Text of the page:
UUP leader rejects Tory merger plan
The leader of the Ulster Unionists has rejected a Conservative Party proposal that they disband and become a Northern Ireland wing of the Tories.
The two parties fought the last general election on a joint ticket in Northern Ireland, but failed to win a single seat in the region.
Now Ulster Unionist leader Tom Elliott has publicly rejected the Conservative Party's surprise proposal for a full merger, which is said to have had the backing of Prime Minister David Cameron.
The latest development follows a poor general election campaign when the two parties fought under the title of Ulster Conservative and Unionist New Force.
The merger proposal was made in a letter sent by the Conservative Party, but after news of the approach became public, Mr Elliott said the move was not on the cards. "There is no question of the Ulster Unionist Party being dissolved," he said.
The Ulster Unionists fought the Stormont Assembly elections in May under their traditional banner, but still saw their tally of 18 seats at the 108 member legislature drop to 16. The Northern Ireland Conservative Party, however, has little or no presence on the region's political scene.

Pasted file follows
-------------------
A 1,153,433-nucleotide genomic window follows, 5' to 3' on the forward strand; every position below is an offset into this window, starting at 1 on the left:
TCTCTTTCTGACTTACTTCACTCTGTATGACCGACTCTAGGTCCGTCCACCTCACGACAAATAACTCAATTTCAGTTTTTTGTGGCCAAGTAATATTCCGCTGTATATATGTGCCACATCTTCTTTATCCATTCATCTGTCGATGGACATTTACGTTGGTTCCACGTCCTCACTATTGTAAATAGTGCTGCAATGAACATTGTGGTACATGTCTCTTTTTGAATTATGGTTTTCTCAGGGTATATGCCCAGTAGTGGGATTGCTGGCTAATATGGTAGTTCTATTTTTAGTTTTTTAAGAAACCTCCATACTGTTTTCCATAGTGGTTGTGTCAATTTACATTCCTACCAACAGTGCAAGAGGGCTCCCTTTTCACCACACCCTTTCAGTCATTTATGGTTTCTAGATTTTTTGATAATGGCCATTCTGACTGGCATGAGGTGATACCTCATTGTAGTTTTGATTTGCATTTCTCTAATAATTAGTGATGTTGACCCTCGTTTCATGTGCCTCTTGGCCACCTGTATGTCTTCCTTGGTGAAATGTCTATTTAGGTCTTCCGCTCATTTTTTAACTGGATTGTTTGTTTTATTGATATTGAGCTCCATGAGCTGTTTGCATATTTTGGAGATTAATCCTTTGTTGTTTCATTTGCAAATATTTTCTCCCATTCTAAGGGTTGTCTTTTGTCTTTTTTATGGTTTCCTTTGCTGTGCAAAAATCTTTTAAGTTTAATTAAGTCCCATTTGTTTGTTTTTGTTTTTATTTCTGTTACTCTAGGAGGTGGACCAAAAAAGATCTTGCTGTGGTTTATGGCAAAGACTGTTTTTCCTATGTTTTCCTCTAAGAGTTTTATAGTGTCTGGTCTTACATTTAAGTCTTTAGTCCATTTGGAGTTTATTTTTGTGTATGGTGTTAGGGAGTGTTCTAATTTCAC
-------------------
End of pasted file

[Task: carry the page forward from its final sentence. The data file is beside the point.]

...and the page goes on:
Mr Elliott said: "I remain committed to continuing to work with the Conservative Party and the Prime Minister of the United Kingdom. I have suggested a meeting with Andrew Feldman to discuss his latest offer, as well as to talk over how we see our two parties moving forward for the benefit of the people of Northern Ireland."
He added: "Having recently received [the] letter from the co-chairman of the Conservative Party, Andrew Feldman, I was pleased to see that he still wishes to build upon the close working relationship between our two parties.
"I will discuss his most recent proposal of a full merger between the Ulster Unionist Party and Conservative Party in Northern Ireland within the party, however it is unacceptable to me and I know also in my political opinion it would be to the vast majority of the Ulster Unionist Party's members and voters."
A Conservative Party spokesman said: "The Conservative Party has a long-standing relationship with the Ulster Unionist Party and as part of our continued commitment to bringing mainstream Westminster politics to Northern Ireland, we have made a broad generous offer to the Ulster Unionist Party to join forces with the Conservatives."